Something fascinating going directly from one movie to the next is how the sequel is set mere-minutes after the first movie ends with Emily Blunt cocking a shotgun, but Millicent Simmonds and Noah Jupe have suddenly had massive growth spurts. Simmonds was 14 during the 2017 shoot for “Part I” and Jupe was 12. The children have aged 2 years in 10 minutes, but you only notice if you shotgun one movie after the other like I did. Simmonds and Jupe are still very young actors who look as such, and Krasinski didn’t take an alienating decision of de-aging children like the filmmakers did for It: Chapter Two. He believed in their performances and the belief is well-founded.

I’ll say this up front: I think Part II works better than “Part I”.

For one thing, Krasinski feels more confident as a director, no more evident than the opening sequence. We get a nerve-wracking flashback that shows “Day 1” of the Creatures’ invasion to this planet and how the Abbott’s small town was ripped apart in seconds by the aliens (now confirmed as such). Most of the sequence takes place within intricate and well-choreographed “oners”, delivering singular precision and thrills that make the Creatures terrifying in ways they weren’t, for me at least, in the original film.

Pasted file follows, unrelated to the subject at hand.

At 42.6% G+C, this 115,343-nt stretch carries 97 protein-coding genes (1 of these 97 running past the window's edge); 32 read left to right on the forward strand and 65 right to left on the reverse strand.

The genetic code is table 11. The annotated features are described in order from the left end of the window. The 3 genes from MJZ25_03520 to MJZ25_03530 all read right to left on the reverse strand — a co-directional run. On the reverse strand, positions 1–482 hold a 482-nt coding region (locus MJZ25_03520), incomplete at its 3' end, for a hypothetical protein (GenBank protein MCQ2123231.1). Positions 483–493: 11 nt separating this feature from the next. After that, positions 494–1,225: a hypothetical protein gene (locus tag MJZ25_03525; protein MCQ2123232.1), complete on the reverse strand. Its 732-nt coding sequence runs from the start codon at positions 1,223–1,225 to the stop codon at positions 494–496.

As the story progresses from wrapping up the first movie’s cliffhanger, Krasinski doesn’t seek to take the characters to an extraordinary new place that feels wrong for the story’s world. The characters work through difficult problems as they happen, one step after another, and through this we have a simple and effective narrative of helping others even in a time of absolute disaster and desperation. Regan wants to use her makeshift sound weapon to help more people than her immediate family, something that she believes her father would have done in this situation. It takes a steady belief in a young girl’s determination for their new reluctant protector Emmett to go on a perilous journey towards salvation. We need to have faith in the children of the world if we are to survive past certain destruction.